An “especially aggressive” nonprofit hospital system in Memphis that made $86 million after expenses in 2018 and pays virtually no taxes has spent years relentlessly suing thousands of low-income patients over medical debts, according to a new investigation by ProPublica and local reporting-network member MLK50.
Methodist Le Bonheur Healthcare runs six hospitals around Memphis, a city in which about 25 percent of residents live below the poverty line. The hospital system, which made $2.1 billion in revenue, charges low-income patients interest on their bills and regularly garners their meager wages when they don’t pay up. The hospital system owns its own collection agency to pursue debtors.
From 2014 to 2018, Methodist filed more than 8,300 lawsuits for unpaid medical bills. Through the courts, it secured garnishment orders in 46 percent of those cases.
Methodist is far from the only hospital system to pursue unpaid medical bills. But many nonprofit hospitals have stopped the practice. And of those that still files lawsuits, Methodist stands out for the number of cases it pursues, its application of interest, and its persistence at clawing wages.
“A lot of medical debts are just handled through the collections process,” Jenifer Bosco, staff attorney at the National Consumer Law Center, told ProPublica and MLK50. “Certainly, some end up in court, but it seems like this hospital is especially aggressive.”
The investigation highlighted the case of Carrie Barrett, who owed $12,109 to Methodist for a two-night stay in 2007 after experiencing shortness of breath and tightness in her chest. Barrett, who has never made more than $12 an hour, has struggled to pay off the debt. Even though the hospital is aware that she is a low-income patient, the hospital sued her in 2010 and has applied interest charges to her debt seven times in amounts ranging from $46 to $7,340. She now owes around $33,000.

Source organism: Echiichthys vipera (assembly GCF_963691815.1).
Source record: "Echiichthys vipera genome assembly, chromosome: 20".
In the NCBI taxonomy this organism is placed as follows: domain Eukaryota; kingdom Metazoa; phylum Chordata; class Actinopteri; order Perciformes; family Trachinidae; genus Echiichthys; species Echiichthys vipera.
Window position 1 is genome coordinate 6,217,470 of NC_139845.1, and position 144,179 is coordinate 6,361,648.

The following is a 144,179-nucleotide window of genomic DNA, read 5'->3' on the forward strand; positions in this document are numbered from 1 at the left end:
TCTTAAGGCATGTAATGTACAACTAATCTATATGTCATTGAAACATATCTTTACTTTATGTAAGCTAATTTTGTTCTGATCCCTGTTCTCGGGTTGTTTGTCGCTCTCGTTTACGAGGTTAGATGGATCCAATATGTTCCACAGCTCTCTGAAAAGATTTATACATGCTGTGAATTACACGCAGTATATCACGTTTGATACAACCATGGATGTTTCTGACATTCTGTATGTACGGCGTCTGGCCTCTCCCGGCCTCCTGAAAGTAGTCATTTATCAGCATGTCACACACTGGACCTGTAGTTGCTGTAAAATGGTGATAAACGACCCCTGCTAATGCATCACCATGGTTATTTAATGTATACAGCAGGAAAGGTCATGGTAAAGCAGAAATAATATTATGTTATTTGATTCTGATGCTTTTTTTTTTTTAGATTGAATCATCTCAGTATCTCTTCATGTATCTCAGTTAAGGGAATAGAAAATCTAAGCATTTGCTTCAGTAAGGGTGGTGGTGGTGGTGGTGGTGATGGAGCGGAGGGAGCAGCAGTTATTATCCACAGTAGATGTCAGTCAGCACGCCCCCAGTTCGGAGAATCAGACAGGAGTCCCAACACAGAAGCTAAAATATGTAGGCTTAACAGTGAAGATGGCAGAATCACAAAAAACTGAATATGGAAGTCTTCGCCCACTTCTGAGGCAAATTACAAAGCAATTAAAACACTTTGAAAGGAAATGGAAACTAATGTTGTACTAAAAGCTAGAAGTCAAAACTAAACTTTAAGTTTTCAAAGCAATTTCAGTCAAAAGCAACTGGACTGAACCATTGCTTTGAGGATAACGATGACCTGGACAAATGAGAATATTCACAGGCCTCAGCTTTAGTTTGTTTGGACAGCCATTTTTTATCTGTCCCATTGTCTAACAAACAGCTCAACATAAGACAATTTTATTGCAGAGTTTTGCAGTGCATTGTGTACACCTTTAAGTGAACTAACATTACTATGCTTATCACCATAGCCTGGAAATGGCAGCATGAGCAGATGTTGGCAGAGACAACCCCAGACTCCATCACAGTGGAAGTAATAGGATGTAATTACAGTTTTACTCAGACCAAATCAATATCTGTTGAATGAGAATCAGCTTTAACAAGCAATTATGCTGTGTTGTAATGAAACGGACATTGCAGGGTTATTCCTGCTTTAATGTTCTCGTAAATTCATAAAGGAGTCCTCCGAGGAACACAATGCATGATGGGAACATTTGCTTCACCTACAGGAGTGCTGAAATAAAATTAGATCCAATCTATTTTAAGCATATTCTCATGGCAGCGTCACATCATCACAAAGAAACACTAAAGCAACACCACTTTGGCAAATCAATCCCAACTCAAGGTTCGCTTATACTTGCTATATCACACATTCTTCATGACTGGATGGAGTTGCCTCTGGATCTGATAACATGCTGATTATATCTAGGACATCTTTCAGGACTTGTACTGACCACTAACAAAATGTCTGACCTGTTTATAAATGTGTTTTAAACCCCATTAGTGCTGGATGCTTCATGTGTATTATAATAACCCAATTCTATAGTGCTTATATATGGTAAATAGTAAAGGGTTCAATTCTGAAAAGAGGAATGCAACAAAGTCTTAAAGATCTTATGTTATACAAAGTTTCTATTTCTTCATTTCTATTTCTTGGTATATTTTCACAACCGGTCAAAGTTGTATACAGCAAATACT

Methodist secured a garnishment order on Barrett’s wages and has tried to collect money on many occasions from various employers. But in most instances, the hospital system was denied a cut of her pay because Barrett simply doesn’t make enough to clear an earning’s exemption (which legally protects $217.50 per week of after-tax income for living expenses). Barrett earned a total of $13,800 in 2018.
For Methodist’s latest attempt to garnish wages, Barrett appeared in court in January. Barrett had fallen behind on her $40 per month payments after she quit her job to care for her ill sister, who passed away in November of cancer. Barrett wanted to reinstate the $40 monthly payment, but one of Methodists’ attorneys pushed for the payment to be increased to $100. The judge agreed.
Since the increase, Barrett has made payments using payday loans, which have an effective annual interest rate of more than 240%.
In a statement, Methodist said:
Outstanding patient debts are only sent to collections and then to court as a very last resort, and only after continued efforts to work with the patients have been exhausted… We strongly believe in providing exceptional care to all members of the community — regardless of ability to pay.
Previous media attention on nonprofit hospitals aggressively suing patients has led to hospital policy changes as well as political pressure.
In 2017, Sen. Chuck Grassley, R-Iowa, wrote an op-ed on the issue, noting that relentless debt pursuit and uncharitable treatment of poor patients is “contrary to the philosophy behind tax exemption.” He went on:
The arrangement is a compact between tax-exempt hospitals and the entities that grant tax exemption. Federal, state, and local governments forgo billions of dollars in taxes to tax-exempt entities that have been deemed to meet a pressing societal need.
Yet Grassley noted that government investigations have found that nonprofit hospitals and for-profit hospitals provide similar levels of uncompensated care. Nonprofits also tend to pay their executives’ salaries on par with their for-profit counterparts.
In 2017, Methodist’s president and CEO earned $1.6 million in total compensation.